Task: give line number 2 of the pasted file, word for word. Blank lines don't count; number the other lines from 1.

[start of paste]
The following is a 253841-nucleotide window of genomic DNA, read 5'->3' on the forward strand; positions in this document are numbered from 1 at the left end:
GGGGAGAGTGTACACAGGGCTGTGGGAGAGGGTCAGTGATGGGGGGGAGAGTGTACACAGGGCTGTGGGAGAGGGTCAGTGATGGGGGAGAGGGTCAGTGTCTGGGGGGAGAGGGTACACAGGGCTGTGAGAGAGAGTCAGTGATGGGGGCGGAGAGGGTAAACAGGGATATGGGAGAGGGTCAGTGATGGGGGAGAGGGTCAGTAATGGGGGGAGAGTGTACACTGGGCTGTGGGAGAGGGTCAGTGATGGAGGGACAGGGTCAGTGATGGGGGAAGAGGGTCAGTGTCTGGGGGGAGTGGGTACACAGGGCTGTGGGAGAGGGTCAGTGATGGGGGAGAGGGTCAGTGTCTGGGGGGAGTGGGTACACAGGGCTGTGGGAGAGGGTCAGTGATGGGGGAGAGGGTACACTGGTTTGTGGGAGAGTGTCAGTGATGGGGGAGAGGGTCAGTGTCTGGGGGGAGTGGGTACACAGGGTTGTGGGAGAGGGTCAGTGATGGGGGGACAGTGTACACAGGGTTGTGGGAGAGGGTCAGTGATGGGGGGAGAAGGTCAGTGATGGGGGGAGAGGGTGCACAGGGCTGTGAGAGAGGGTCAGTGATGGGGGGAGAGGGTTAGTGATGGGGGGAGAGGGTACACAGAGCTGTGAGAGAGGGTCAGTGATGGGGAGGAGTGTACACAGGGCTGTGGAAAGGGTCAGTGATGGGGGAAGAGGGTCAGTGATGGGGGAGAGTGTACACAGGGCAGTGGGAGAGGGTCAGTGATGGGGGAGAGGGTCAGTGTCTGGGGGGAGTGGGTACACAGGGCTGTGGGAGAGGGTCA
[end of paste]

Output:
GGGGAGAGTGTACACAGGGCTGTGGGAGAGGGTCAGTGATGGGGGGGAGAGTGTACACAGGGCTGTGGGAGAGGGTCAGTGATGGGGGAGAGGGTCAGTGTCTGGGGGGAGAGGGTACACAGGGCTGTGAGAGAGAGTCAGTGATGGGGGCGGAGAGGGTAAACAGGGATATGGGAGAGGGTCAGTGATGGGGGAGAGGGTCAGTAATGGGGGGAGAGTGTACACTGGGCTGTGGGAGAGGGTCAGTGATGGAGGGACAGGGTCAGTGATGGGGGAAGAGGGTCAGTGTCTGGGGGGAGTGGGTACACAGGGCTGTGGGAGAGGGTCAGTGATGGGGGAGAGGGTCAGTGTCTGGGGGGAGTGGGTACACAGGGCTGTGGGAGAGGGTCAGTGATGGGGGAGAGGGTACACTGGTTTGTGGGAGAGTGTCAGTGATGGGGGAGAGGGTCAGTGTCTGGGGGGAGTGGGTACACAGGGTTGTGGGAGAGGGTCAGTGATGGGGGGACAGTGTACACAGGGTTGTGGGAGAGGGTCAGTGATGGGGGGAGAAGGTCAGTGATGGGGGGAGAGGGTGCACAGGGCTGTGAGAGAGGGTCAGTGATGGGGGGAGAGGGTTAGTGATGGGGGGAGAGGGTACACAGAGCTGTGAGAGAGGGTCAGTGATGGGGAGGAGTGTACACAGGGCTGTGGAAAGGGTCAGTGATGGGGGAAGAGGGTCAGTGATGGGGGAGAGTGTACACAGGGCAGTGGGAGAGGGTCAGTGATGGGGGAGAGGGTCAGTGTCTGGGGGGAGTGGGTACACAGGGCTGTGGGAGAGGGTCA